About the 'I'iwi
Also known as: Iiwi, Scarlet Hawaiian Honeycreeper

The I'iwi, a dazzling resident of the Hawaiian Islands, captivates with its bright scarlet feathers, contrasting black wings and tail, and a distinctive long, curved bill ideal for nectar feeding. This Hawaiian finch is not just a pretty sight; it plays a crucial role in pollinating the native ‘ōhi’a trees, especially during its peak breeding season from February to June.

Recent estimates put the I'iwi population around 600,000, with a significant 90% residing on the island of Hawai'i and about 10% on East Maui. Kaua'i, however, tells a different story, with a rapidly declining population. These birds are a crucial part of the island's ecosystem, but they face threats from habitat loss and diseases like avian malaria, which have drastically impacted their numbers.

Today, the I'iwi continues to be a symbol of Hawaii's natural heritage, their vibrant presence a reminder of the islands' rich biodiversity and the ongoing efforts needed to conserve these unique species.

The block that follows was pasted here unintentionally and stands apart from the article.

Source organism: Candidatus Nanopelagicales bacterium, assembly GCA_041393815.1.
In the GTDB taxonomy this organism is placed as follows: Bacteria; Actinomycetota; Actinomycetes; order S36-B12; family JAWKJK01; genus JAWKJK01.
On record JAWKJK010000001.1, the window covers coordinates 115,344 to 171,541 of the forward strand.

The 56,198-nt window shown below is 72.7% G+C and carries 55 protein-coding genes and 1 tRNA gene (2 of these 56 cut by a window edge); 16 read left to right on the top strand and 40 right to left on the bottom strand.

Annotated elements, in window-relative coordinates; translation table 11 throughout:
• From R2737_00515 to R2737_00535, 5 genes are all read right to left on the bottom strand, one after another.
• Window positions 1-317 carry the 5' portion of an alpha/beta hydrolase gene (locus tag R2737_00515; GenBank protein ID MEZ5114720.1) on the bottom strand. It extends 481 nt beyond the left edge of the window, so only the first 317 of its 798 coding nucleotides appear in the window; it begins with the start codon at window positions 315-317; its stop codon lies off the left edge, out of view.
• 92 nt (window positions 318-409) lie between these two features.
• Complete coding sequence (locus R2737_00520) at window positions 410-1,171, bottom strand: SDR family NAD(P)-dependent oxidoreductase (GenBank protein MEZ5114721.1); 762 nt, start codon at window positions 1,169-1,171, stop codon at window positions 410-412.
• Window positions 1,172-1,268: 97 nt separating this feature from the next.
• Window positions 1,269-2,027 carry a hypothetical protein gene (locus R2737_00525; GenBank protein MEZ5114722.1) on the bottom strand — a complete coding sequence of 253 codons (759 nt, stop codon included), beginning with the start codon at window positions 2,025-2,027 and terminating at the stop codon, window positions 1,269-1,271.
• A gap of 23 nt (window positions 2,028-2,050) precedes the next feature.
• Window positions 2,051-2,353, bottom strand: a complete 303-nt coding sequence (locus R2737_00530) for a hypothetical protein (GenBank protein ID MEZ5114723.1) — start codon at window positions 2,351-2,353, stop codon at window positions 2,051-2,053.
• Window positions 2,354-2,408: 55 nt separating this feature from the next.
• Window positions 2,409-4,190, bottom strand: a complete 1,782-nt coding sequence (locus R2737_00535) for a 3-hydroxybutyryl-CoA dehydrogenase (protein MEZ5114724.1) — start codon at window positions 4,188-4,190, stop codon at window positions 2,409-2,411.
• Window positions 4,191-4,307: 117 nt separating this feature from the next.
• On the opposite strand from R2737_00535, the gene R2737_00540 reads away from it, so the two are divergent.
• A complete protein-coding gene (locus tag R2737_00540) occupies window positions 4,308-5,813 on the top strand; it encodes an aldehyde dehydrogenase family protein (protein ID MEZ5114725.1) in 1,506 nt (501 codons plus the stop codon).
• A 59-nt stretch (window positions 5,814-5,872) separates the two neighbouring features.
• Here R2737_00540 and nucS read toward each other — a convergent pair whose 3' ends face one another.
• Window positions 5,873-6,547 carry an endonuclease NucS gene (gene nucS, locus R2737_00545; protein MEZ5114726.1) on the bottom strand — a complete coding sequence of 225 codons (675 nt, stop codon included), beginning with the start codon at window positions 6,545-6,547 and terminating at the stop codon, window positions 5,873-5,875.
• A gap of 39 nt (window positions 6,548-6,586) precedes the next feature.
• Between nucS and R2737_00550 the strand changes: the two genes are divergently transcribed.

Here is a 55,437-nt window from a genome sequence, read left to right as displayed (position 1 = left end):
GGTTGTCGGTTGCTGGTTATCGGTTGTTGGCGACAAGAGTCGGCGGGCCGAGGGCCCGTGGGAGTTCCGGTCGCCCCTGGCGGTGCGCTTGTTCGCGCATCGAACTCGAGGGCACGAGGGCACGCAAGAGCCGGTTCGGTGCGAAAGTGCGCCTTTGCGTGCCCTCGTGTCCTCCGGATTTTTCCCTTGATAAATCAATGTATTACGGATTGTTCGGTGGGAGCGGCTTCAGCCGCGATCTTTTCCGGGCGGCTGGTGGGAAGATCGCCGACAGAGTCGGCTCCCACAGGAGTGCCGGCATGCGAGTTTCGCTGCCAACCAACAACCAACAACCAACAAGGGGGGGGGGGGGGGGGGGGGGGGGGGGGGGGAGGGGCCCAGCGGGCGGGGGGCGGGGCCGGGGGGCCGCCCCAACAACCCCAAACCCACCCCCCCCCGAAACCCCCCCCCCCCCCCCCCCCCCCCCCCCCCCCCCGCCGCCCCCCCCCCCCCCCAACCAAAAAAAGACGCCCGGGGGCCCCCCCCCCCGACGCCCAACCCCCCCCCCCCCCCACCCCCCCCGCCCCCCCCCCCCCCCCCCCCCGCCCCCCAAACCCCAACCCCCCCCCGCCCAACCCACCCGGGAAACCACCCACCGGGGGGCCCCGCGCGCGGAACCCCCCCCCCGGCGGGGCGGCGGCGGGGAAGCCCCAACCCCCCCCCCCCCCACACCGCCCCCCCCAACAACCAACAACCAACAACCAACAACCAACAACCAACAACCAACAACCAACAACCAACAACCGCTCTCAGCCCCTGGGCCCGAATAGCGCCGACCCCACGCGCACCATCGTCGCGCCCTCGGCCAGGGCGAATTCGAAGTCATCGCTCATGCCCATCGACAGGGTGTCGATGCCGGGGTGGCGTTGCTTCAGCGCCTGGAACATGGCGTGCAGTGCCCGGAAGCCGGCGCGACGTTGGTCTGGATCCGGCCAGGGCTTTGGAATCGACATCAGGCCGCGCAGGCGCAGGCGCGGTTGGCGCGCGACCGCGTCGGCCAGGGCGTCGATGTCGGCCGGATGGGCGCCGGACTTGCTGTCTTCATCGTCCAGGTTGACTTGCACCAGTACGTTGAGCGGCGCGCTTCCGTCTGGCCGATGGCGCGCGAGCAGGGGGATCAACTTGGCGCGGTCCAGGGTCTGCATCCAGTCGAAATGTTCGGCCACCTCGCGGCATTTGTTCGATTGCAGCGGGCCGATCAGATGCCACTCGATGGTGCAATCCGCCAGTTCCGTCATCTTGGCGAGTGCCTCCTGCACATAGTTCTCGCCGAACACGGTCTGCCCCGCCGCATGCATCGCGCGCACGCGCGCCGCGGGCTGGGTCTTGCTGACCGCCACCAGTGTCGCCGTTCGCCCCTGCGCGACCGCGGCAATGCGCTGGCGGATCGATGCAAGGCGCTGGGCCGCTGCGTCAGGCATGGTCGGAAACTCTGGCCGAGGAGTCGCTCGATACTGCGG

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Details & Statistics

International Names

Related Articles

Hawaii's Iiwi: The ABA Bird of the Year for 2018

Earlier this month, the Iiwi ('I'iwi), a beautiful Hawaiian finch, was introduced as the American Birding Association's Bird of the Year for 2018. We think it's an interesting and excellent choice! In 2016 Hawaii was added the ABA Birding area by popular...  Read more »

T-Shirt Tuesday: Hawaiian-style 'I'iwi

This week's featured t-shirt is this Hawaiian-style 'I'iwi. The 'I'iwi, also known as the Scarlet Hawaiian Honeycreeper, is endemic to the Hawaiian Islands. It has a long curved bill that it uses to drink nectar. Although there are large colonies of 'I'iwis on the islands of...  Read more »

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